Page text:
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Eye health 101: How to protect vision and keep your eyes healthy

These nine steps—from diet to medication—can help you protect your vision.

From reading, to working on the computer, to driving your car—vision plays an important role in your everyday life. Taking steps to protect your eye health is important. Simple things like getting annual eye exams, reducing screen time, and wearing sunglasses can all help to prevent vision problems. 

Signs of eye problems 

If you notice any of these symptoms, make an appointment with your optometrist or ophthalmologist:

  • Blurry vision
  • Dry eyes
  • Eye allergies
  • Floaters
  • Eyestrain
  • Tunnel vision 
  • Difficulty seeing at night, especially when driving

Regular vision checks can help to detect and correct vision problems in their early stages, before they lead to permanent issues.

Causes of eye problems 

There are three main categories that can cause damage to eye health.


With social media, videoconferences, and binge-watching television shows, studies say many Americans are spending nearly half of their day staring at a screen—especially during the COVID-19 pandemic. All that time spent online can lead to dry eyes. Risk of acquiring dry eyes also increases as you get older.

Medication side effects

While your doctor and pharmacist can recommend prescriptions to help you protect your eyesight, it’s also important to be aware of medications that can cause vision problems. 

“OTC antihistamines can dry out the eye surface,” says Selina McGee, doctor of optometry, founder of Precision Vision in Edmond, Oklahoma. “Since some prescription medications can affect vision, it’s important to share any and all medications prescription and over the counter medications with their eye care provider and/or pharmacist.”

In addition, Jeff Kegarise, board-certified optometrist at Cool Springs Eye Care in Franklin, Tennessee, says bladder control medications and anti-nausea medications are particularly drying and problematic to the ocular surface. “Decongestants, certain blood pressure medications and antidepressants can also contribute to dry eye,” Dr. Kegarise says.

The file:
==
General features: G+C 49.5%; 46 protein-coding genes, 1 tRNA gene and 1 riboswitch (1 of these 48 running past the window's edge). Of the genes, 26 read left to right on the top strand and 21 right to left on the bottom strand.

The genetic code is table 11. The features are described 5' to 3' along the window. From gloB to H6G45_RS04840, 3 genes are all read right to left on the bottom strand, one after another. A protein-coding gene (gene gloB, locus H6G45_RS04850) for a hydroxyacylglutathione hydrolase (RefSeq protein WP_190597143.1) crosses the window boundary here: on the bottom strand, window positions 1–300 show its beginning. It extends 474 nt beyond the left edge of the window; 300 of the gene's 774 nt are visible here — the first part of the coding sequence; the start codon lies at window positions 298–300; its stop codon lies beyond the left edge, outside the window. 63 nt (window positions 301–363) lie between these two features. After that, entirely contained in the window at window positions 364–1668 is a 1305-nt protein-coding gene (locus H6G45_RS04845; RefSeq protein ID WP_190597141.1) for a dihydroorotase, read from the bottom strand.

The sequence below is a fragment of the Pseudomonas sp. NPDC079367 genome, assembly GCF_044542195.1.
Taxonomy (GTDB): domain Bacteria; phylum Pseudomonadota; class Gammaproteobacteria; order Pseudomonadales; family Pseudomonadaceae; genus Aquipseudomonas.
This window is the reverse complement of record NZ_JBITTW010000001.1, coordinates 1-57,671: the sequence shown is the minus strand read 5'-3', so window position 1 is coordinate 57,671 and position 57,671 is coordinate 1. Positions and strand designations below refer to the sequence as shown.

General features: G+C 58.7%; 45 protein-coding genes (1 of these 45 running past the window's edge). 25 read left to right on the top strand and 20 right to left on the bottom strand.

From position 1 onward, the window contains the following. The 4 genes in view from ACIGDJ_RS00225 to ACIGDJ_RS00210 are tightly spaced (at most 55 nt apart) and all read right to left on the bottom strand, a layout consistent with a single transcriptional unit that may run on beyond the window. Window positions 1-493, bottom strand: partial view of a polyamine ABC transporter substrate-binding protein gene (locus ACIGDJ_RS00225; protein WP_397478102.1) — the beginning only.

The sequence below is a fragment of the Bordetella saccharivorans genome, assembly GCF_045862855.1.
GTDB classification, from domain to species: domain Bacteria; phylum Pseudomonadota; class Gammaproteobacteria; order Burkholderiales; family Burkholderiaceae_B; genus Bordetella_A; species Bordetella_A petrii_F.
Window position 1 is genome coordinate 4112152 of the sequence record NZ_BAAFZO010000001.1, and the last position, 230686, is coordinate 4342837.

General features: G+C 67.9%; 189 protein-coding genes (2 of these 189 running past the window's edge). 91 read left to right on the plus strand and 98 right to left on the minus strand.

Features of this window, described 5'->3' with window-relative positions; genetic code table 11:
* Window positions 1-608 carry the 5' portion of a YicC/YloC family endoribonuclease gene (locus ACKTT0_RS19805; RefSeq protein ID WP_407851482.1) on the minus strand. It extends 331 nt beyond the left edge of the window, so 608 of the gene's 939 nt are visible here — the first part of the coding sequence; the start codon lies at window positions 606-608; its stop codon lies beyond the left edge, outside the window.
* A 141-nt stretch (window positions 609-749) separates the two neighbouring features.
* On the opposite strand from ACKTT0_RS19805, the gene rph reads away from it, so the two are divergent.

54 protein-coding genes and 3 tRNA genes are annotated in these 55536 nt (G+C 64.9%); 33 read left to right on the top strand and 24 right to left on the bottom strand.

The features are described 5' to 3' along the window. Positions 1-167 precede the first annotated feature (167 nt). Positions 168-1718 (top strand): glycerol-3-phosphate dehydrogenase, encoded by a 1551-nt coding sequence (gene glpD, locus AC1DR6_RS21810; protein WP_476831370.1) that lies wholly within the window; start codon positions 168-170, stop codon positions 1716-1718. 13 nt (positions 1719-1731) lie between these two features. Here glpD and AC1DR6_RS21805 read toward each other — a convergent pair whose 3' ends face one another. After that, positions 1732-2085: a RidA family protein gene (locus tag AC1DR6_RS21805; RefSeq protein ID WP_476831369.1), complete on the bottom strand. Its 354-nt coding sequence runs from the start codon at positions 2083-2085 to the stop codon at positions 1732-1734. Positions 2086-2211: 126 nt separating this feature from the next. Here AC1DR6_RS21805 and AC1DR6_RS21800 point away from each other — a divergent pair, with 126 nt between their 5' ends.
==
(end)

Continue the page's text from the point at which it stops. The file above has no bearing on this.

Itchy, red, and swollen eyes can result from exposure to pollen, pet dander, smoke, and perfume. Dr. McGee says allergic reactions can also result from makeup and skincare products. She recommends looking at ingredients in makeup and cleansers that can lead to issues with ocular surface health. These include talc, lead, selenium, nickel, mineral oil, sodium lauryl sulfate, and more.

How can I check my eye health? 

If you have eye pain or other symptoms that don’t resolve within a day or two, make an appointment with an optometrist or ophthalmologist.

At your appointment, your doctor will ask questions about your medical history to see if you have or if you’re at a higher risk for any conditions such as diabetes, Grave’s disease, or high blood pressure that may affect your vision. 

Your healthcare provider will then walk you through a series of eye tests to check your pupil reactions, how well you can read an eye chart, and examine parts of your eyes including the retina, cornea, iris and lens. Your provider may also test the fluid pressure inside your eyes to check for glaucoma, a disease that damages the optic nerve. Although glaucoma becomes more common as people age, vision loss can often be prevented through routine eye exams and early treatment.

RELATED: What you need to know about diabetic retinopathy

How to protect vision and improve eye health

These tips can help to protect vision, and avoid future eye problems.

1. Schedule regular eye exams

Maintaining good eye health begins with a comprehensive eye health and vision exam that includes an overall review of the systemic medical history, medications, environment, symptoms, and how you use your eyes.